Spring break and fever are finally here

Children of all ages look forward to this time of year. It’s spring break! Even if the weather doesn’t quite match the date on the calendar, the idea of the arrival of springtime gives us a positive boost. It is a break from winter.

While families and teachers enjoy the break away from the routines of school, this little vacation can be stressful for working parents. Sometimes finding childcare for the kids during these days is difficult.

Grandparents, close friends and parents who do not work away from home sometimes need new ideas to help these days stay fun and positive.

Enjoy the more relaxed schedule with low stress meals. Let the kids plan and help you make a special breakfast or picnic lunch to take outside. Cooking together presents a good opportunity for quality time together.

Take a trip to the library to find books about springtime and seasons. If you can, visit a greenhouse to find out how growers are preparing for the coming of warm weather. What do plants need to grow?

Plant seeds indoors

At the store, look over the seed displays. Choose a few varieties to take home. Help children set up a few pots and plant some of the seeds to grow inside until they are big enough to transplant. How are the seeds different? How do we get seeds? Read the instructions out loud before you start. This helps to show that reading is a very useful skill.

It would be a good time to read “The Carrot Seed” (Krauss) or one of the” Little Red Hen” versions.

Outside, look around your yard or neighborhood for signs of spring. Did you plant any bulbs last fall? What early plants are showing up in the garden? Are there any buds growing on the trees and bushes? What’s happening to the snow? Clip a little branch from the forsythia or other bushes and put it in a vase inside.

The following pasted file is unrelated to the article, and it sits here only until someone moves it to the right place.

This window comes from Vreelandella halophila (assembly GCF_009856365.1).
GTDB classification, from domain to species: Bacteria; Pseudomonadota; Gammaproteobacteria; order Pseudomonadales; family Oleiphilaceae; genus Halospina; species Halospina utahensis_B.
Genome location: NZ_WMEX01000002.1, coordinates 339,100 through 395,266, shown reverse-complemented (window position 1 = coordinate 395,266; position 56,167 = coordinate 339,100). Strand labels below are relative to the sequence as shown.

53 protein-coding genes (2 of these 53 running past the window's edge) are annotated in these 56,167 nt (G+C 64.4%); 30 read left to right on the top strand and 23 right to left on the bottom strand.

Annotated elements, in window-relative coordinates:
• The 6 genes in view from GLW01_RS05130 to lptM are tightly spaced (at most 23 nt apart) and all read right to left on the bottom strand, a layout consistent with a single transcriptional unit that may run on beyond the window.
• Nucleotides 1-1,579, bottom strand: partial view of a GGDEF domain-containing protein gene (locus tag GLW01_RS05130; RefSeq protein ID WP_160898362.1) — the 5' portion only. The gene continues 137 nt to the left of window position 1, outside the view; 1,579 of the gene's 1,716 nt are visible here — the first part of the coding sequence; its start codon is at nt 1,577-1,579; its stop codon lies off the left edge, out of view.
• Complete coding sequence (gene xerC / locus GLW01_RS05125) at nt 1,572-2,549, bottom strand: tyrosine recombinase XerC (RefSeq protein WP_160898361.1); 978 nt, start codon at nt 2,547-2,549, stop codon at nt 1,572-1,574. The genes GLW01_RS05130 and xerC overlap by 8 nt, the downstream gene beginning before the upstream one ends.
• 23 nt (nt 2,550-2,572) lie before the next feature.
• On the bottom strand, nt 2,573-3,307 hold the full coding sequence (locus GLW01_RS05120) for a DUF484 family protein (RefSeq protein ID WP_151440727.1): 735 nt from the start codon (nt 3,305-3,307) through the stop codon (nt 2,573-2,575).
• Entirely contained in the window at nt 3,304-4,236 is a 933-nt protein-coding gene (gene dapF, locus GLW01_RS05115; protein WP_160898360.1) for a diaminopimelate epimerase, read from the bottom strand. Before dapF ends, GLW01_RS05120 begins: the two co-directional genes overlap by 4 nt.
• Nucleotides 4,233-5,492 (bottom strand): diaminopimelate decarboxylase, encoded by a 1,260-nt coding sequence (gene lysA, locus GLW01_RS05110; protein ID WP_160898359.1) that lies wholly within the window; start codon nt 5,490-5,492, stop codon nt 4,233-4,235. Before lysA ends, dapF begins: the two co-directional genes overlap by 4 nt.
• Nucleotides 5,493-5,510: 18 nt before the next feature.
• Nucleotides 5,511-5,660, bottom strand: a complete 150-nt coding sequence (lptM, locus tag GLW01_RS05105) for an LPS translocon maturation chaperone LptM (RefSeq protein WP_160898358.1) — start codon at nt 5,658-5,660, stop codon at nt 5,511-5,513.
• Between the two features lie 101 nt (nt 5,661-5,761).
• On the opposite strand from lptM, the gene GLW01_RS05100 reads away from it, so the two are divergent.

Check it every day to see changes. Plan a scavenger hunt either inside or outside. Run.

Spring clean together

Do a little spring cleaning. Even very young children can help sweep the deck, dust furniture with a damp cloth, or wipe baseboards with a sock. Make it fun by adding some fast moving dance music. Take a walk and pick up any paper and trash that has accumulated over the winter. Collect bottles and cans for recycling. Go out in the sunshine and collect some vitamin D.

Plan an outing during the week to do something special – hike, movie, or bowling.

Although it may be hard, limit computer/TV screen time so that kids have plenty of outside exercise and opportunities for unprogrammed safe play.

For more ideas see “Learning through the Seasons” at the children’s museum, pod casts at wnmufm.org, videos on YouTube and grandparentsteachtoo.org.

Editor’s note: Grandparents Teach ,Too is a non profit organization of elementary and preschool teachers from Marquette, Michigan. Writers include: Jan Sabin, Mary Davis, Jean Hetrick, Cheryl Anderegg, Esther Macalady, Colleen Walker, Fran Darling, and Iris Katers.Their mission since 2009 is to help parents, grandparents, and other caregivers of young children provide fun activities to help prepare young children for school and a life long love of learning. They are supported by Great Start, Parent Awareness of Michigan (PAM), Upper Peninsula Association for the Education of Young Children (UPAEYC), Northern Michigan School of Education, U.P. Children’s Museum, and NMU Center for Economic Education.